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Author and environmentalist Bill McKibben is passionate about pursuing energy that comes from above — sun and wind, rather than from below — coal, oil and gas, fossil fuels that he says are literally “decreating” planet Earth.
Another hot and dry summer last year caused many heat-related issues and stresses for farmers in Central Europe. Plants had to be watered around the clock, just to keep them alive.
For hours, Fossil Free PCUSA representatives lay scattered across the floor outside of the convention hall at the 223rd General Assembly in St. Louis last week. The “die-in” was in response to the commissioners’ decision to accept a minority report asking the Committee on Mission Responsibility Through Investment (MRTI) to continue its engagement with fossil fuel companies.
Despite some heat, a few blisters and at least one case of poison ivy, participants in the PC(USA) Walk for a Fossil Free World are encouraged as they enter the final days of their trek to St. Louis. The walk, a joint project of the Presbyterian Peace Fellowship and Fossil Free PCUSA, began June 1 at the Presbyterian Center in Louisville. It ends June 16 at the start of the 223rd General Assembly.
Presbyterian News Service recently submitted questions to Joseph Kinaird, chair of the Committee on Mission Responsibility Through Investment (MRTI) about the upcoming General Assembly in St. Louis and its continuous discussions with the fossil fuel industry.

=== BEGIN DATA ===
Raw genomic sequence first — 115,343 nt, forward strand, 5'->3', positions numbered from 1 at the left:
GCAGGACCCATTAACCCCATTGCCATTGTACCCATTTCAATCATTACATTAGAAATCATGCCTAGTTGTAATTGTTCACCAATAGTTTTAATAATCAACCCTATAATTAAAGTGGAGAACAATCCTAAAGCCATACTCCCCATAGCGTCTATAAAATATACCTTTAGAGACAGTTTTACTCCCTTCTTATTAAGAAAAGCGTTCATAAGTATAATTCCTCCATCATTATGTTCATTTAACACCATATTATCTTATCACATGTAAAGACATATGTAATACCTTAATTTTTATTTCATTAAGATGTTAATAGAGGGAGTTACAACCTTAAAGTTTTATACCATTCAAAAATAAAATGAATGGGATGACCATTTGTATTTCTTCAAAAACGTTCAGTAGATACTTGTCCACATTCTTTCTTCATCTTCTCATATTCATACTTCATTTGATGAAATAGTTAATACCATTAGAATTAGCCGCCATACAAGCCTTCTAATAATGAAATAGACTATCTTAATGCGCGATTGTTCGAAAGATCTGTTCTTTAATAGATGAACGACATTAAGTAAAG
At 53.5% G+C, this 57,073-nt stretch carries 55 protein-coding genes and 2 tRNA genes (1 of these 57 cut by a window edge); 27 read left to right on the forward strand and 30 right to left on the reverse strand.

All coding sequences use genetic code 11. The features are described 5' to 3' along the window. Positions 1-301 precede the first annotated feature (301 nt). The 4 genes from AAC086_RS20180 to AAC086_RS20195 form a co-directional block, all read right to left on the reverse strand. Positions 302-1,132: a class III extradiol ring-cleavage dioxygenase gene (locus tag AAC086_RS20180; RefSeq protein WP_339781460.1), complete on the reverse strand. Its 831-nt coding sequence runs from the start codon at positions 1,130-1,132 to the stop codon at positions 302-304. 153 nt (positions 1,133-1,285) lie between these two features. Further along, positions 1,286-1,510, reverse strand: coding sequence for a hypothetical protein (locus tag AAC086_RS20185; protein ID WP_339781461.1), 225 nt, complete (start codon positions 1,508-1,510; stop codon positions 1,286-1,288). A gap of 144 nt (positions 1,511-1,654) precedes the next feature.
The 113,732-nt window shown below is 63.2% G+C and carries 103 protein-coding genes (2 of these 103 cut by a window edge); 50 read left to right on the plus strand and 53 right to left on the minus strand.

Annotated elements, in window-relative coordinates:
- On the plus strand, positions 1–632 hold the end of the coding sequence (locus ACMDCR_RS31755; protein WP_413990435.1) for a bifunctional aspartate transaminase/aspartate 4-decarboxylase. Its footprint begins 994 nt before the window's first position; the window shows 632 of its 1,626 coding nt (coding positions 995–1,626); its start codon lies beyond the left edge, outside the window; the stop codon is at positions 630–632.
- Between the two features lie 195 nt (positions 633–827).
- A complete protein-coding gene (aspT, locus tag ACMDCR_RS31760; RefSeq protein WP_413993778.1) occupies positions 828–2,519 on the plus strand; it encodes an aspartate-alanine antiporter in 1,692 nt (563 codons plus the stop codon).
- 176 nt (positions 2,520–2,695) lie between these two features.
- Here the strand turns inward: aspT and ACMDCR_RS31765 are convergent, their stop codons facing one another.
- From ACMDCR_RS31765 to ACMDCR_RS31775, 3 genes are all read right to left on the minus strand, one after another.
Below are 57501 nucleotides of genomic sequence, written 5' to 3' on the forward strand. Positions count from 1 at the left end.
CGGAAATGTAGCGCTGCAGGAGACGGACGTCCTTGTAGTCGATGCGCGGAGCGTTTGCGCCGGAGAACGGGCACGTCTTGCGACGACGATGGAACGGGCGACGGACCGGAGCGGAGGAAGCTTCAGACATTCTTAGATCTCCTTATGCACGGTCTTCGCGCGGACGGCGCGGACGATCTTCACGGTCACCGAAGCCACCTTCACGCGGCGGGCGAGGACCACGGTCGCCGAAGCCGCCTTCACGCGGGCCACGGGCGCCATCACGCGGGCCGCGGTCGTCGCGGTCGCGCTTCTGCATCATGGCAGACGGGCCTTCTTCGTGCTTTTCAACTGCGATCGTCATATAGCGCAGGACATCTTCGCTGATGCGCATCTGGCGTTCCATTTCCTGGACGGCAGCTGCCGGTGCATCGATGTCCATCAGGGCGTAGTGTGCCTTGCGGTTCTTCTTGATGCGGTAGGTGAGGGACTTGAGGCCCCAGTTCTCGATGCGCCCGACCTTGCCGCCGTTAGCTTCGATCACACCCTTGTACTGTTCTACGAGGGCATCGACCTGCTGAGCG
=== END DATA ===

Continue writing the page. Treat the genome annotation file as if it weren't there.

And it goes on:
With gray and overcast skies above them, a group of 25 to 30 people gathered at the Presbyterian Center in Louisville on Friday morning to begin a two-week trek to St. Louis on foot. The PC(USA) Walk for a Fossil Free World is a joint project of both the Presbyterian Peace Fellowship and Fossil Free PCUSA to stand against investment in the fossil fuel industry.
Several issues are shaping up to take center stage June 16–23 when the 223rd General Assembly convenes in St. Louis.
The first order of business for the 538 commissioners and about 200 advisory delegates will be to elect their moderator. Then the 13 Assembly committees will work their way through the items of business this Assembly will consider.
The Committee on Mission Responsibility Through Investment (MRTI) says 2017 was a productive year in its engagement with corporations. MRTI filed or co-filed seven shareholder resolutions in the 2017 proxy season, with oil, gas and utility companies, and one resolution with Wells Fargo.
In response to its directive from the 222nd General Assembly, the Presbyterian Church (U.S.A.)’s Committee on Mission Responsibility Through Investment (MRTI) has come up with a new way of measuring the progress it makes with companies engaged in conversations around environmental, social and governance (ESG) issues.
Presbyterians attending Big Tent in St. Louis had an opportunity to hear the pros and cons of divesting from fossil fuel companies. The Presbyterian Mission Agency’s Office of Faith-Based Investing and Corporate Engagement hosted a workshop bringing together representatives to discuss when and if divestment should take place.